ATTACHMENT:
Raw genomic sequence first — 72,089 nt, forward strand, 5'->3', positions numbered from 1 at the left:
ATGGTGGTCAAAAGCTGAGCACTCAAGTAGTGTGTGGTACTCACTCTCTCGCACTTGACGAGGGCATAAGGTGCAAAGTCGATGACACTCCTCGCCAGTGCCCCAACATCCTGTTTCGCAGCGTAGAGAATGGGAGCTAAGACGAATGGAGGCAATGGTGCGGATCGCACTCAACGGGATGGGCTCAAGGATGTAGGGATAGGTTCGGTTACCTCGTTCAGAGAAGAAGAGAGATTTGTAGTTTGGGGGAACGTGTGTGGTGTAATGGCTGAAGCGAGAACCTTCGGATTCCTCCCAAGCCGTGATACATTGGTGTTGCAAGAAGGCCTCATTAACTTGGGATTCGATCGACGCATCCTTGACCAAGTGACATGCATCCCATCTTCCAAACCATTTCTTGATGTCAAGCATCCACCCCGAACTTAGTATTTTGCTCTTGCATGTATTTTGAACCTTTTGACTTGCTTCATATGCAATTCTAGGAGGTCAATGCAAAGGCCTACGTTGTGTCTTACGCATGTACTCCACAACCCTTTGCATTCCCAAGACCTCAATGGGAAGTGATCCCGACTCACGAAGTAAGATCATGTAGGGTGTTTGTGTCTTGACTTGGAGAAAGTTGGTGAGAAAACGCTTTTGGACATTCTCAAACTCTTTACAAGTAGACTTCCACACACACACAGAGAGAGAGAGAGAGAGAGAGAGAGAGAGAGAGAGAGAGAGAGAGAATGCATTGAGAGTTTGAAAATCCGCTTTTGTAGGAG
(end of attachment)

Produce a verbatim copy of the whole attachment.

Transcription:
Raw genomic sequence first — 72,089 nt, forward strand, 5'->3', positions numbered from 1 at the left:
ATGGTGGTCAAAAGCTGAGCACTCAAGTAGTGTGTGGTACTCACTCTCTCGCACTTGACGAGGGCATAAGGTGCAAAGTCGATGACACTCCTCGCCAGTGCCCCAACATCCTGTTTCGCAGCGTAGAGAATGGGAGCTAAGACGAATGGAGGCAATGGTGCGGATCGCACTCAACGGGATGGGCTCAAGGATGTAGGGATAGGTTCGGTTACCTCGTTCAGAGAAGAAGAGAGATTTGTAGTTTGGGGGAACGTGTGTGGTGTAATGGCTGAAGCGAGAACCTTCGGATTCCTCCCAAGCCGTGATACATTGGTGTTGCAAGAAGGCCTCATTAACTTGGGATTCGATCGACGCATCCTTGACCAAGTGACATGCATCCCATCTTCCAAACCATTTCTTGATGTCAAGCATCCACCCCGAACTTAGTATTTTGCTCTTGCATGTATTTTGAACCTTTTGACTTGCTTCATATGCAATTCTAGGAGGTCAATGCAAAGGCCTACGTTGTGTCTTACGCATGTACTCCACAACCCTTTGCATTCCCAAGACCTCAATGGGAAGTGATCCCGACTCACGAAGTAAGATCATGTAGGGTGTTTGTGTCTTGACTTGGAGAAAGTTGGTGAGAAAACGCTTTTGGACATTCTCAAACTCTTTACAAGTAGACTTCCACACACACACAGAGAGAGAGAGAGAGAGAGAGAGAGAGAGAGAGAGAGAGAGAGAGAATGCATTGAGAGTTTGAAAATCCGCTTTTGTAGGAG